# Where does the permittivity of free space constant come from

Does anyone know why the permittivity of free space is defined as: $\epsilon_0 = \frac{1}{\mu_0 c^2}$ ?

• Ummm.. because the right FudgeFactor(tm) makes the answers match observed behavior? – Carl Witthoft Dec 24 '14 at 21:27
• I want an actual answer lol, that's why I came here. I expect to get answers from people more knowledge-able than me. – NavyColors_Blue Dec 24 '14 at 21:29
• Coming from electrostatics vacuum permitivity is needed to get the ratio between electrostatic charge and mechanical force right, which basically indicates that we are using the wrong units for either charge or force. – CuriousOne Dec 24 '14 at 21:29
• If you want an actual answer, then ask an actual question. You haven't even indicated whether you have learned what $A$ and $B$ and $E$ fields are. – Carl Witthoft Dec 24 '14 at 21:30
• @CarlWitthoft: How could one have indicated if one learnt of those concepts? Where from could one know that one should indicate such things? An answer to a question can't consists in a arguing that the question isn't actual. For whom asks, the question is actual. Which sin did he/she committed by asking? – Sofia Dec 24 '14 at 21:39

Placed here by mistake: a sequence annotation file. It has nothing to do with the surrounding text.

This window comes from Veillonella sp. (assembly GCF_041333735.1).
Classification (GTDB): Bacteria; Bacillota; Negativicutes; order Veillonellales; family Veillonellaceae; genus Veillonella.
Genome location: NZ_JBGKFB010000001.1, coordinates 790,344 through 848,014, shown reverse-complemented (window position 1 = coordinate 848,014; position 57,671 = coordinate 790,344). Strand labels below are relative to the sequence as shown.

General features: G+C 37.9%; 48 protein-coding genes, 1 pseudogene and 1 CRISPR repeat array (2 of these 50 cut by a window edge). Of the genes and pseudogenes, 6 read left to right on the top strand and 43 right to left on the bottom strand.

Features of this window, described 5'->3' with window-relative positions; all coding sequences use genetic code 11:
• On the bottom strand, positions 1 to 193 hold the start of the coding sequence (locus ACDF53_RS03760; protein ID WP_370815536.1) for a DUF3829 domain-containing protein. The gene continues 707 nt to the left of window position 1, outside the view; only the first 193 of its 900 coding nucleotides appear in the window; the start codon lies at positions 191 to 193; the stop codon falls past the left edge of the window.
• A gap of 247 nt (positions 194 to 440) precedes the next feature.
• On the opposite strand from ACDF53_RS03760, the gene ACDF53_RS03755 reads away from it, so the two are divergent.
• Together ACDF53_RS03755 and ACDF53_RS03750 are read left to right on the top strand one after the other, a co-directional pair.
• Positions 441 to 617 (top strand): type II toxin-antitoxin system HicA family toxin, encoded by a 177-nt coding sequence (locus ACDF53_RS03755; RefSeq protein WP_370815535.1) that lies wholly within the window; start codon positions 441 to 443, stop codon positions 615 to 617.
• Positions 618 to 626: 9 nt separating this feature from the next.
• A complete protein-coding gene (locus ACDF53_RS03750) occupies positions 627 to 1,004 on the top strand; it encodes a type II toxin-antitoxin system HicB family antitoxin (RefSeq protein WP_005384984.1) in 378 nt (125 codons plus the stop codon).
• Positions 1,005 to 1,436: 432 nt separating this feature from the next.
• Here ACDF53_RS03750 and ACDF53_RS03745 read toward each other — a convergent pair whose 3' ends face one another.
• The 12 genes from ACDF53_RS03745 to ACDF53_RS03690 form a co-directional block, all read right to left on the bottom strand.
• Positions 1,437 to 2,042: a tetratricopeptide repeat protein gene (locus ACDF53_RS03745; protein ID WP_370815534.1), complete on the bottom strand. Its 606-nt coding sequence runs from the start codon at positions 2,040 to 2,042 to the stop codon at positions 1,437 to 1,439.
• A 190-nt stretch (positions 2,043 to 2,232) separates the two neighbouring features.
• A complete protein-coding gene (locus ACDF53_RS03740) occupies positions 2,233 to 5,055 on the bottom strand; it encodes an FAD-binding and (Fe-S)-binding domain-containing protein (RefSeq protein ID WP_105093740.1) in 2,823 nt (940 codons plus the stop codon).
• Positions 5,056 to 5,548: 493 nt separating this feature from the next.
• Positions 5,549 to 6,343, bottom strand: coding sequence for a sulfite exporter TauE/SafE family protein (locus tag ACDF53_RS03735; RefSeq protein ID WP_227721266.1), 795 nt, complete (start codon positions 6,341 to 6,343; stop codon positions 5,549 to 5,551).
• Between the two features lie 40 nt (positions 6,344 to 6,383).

Ultimately, $\epsilon_0$ is there to make the numbers right in SI units. Both $c$ and $\mu_0$ are defined quantities (the latter from the definition of the Ampere in terms of the force between current carrying wires) and this leads to a requirement for, and definition of, $\epsilon$ through the relationship you quote.

This relationship arises from a manipulation of Maxwell's equations that result in a wave equation with a wave speed given by $1/\sqrt{\epsilon_0 \mu_0}$.

However, there is nothing special about the SI system - others are often used, especially the natural one where $c=1$.

I subscribe to Rob Jeffries explanation, I just want to show the things more clearly: Two of the Maxwell equations say that

$(1) \ \nabla$ x $E = -\frac {∂B}{∂t}$

Another equation is that in void, where there are no currents and no charges,

$(2) \ \nabla$ x $B = \epsilon _0 \mu _0 \frac {∂E}{∂t},$

where $\epsilon _0 \mu _0$ are the permittivity and permeability of the vacuum.

Now, taking the derivative of (2) in time we get

$\nabla$ x $\frac {∂B}{∂t} = \epsilon _0 \mu _0 \frac {∂^2E}{∂t^2},$

and substituting (1),

$(3) \ \nabla$ x $\nabla$ x $E = -\epsilon _0 \mu _0 \frac {∂^2E}{∂t^2},$

If you take for simplicity $E$ along the axis $x$ and dependent only on $z$ you get

$(4) \ \epsilon _0 \mu _0 \frac {∂^2E}{∂t^2} = \frac {∂^2E}{∂z^2}.$

Denoting $\sqrt (\epsilon _0 \mu _0 ) = v^{-2}$, (4) is exactly a wave-equation with a solution $E = Ae^{ik(z - vt)} + Be^{-ik(z + vt)}$.

But, we know that the velocity of the propagating e.m. field is the light velocity s.t. $v = c$.